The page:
Small Schools Show Concern Over Proposal to Swap Land | Teachers College Columbia University

Skip to content Skip to main navigation
News & Events Header

Teachers College Newsroom

Skip to content Skip to content

Small Schools Show Concern Over Proposal to Swap Land

Small Schools Show Concern Over Proposal to Swap Land
It is here that delegations come to see the country's premier example of a large, failing urban high school turned into a peaceful campus of successful small schools.

The city is considering a plan to hand the Julia Richman building over to Hunter College in exchange for a larger parcel of land that the college owns more than 40 blocks south. Since word of the proposal slipped out in recent weeks, principals, teachers and parents at the small schools have mobilized against it, saying it would destroy a delicate educational ecosystem and a potent, phoenixlike symbol of possibility.

"It's very disturbing to me that Hunter College would dislocate young children in order to accommodate a program for themselves," said Jacqueline Ancess, co-director of the National Center for Restructuring Education, Schools and Teaching at Columbia University's Teachers College. Dr. Ancess, who has studied the Julia Richman complex, said the small schools would suffer if moved, no matter how posh their new quarters. "You feel very deeply connected to your home, you have a sense of safety, you know the place, you make an investment in it, you decorate it," Dr. Ancess said. "They've designed that building, they put their blood, sweat and tears into it, and they're just supposed to walk away like they didn't?"

This article, written by Elissa Gootman, appeared in the June 28th, 2006 publication of The New York Times.


Published Wednesday, Jun. 28, 2006

Small Schools Show Concern Over Proposal to Swap Land

It is here that delegations come to see the country's premier example of a large, failing urban high school turned into a peaceful campus of successful small schools.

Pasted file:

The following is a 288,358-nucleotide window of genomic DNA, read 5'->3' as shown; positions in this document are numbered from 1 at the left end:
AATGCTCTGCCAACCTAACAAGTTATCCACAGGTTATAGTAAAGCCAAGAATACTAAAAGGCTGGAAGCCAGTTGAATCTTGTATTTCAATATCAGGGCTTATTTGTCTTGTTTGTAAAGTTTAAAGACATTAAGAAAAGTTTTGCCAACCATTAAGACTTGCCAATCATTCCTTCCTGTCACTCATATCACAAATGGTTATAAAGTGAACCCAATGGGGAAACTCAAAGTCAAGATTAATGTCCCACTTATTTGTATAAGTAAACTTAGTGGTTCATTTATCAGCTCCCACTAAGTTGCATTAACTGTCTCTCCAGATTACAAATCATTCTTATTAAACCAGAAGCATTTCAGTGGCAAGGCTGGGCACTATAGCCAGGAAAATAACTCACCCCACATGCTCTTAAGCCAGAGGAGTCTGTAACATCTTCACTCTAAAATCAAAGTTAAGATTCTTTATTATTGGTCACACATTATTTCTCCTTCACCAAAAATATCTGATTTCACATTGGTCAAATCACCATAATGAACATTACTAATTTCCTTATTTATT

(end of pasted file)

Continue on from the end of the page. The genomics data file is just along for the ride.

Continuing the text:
The city is considering a plan to hand the Julia Richman building over to Hunter College in exchange for a larger parcel of land that the college owns more than 40 blocks south. Since word of the proposal slipped out in recent weeks, principals, teachers and parents at the small schools have mobilized against it, saying it would destroy a delicate educational ecosystem and a potent, phoenixlike symbol of possibility.

"It's very disturbing to me that Hunter College would dislocate young children in order to accommodate a program for themselves," said Jacqueline Ancess, co-director of the National Center for Restructuring Education, Schools and Teaching at Columbia University's Teachers College. Dr. Ancess, who has studied the Julia Richman complex, said the small schools would suffer if moved, no matter how posh their new quarters. "You feel very deeply connected to your home, you have a sense of safety, you know the place, you make an investment in it, you decorate it," Dr. Ancess said. "They've designed that building, they put their blood, sweat and tears into it, and they're just supposed to walk away like they didn't?"

This article, written by Elissa Gootman, appeared in the June 28th, 2006 publication of The New York Times.


How This Gift Connects The Dots
 
Scholarships & Fellowships
 
Faculty & Programs
 
Campus & Technology
 
Financial Flexibility
 
Engage TC Alumni & Friends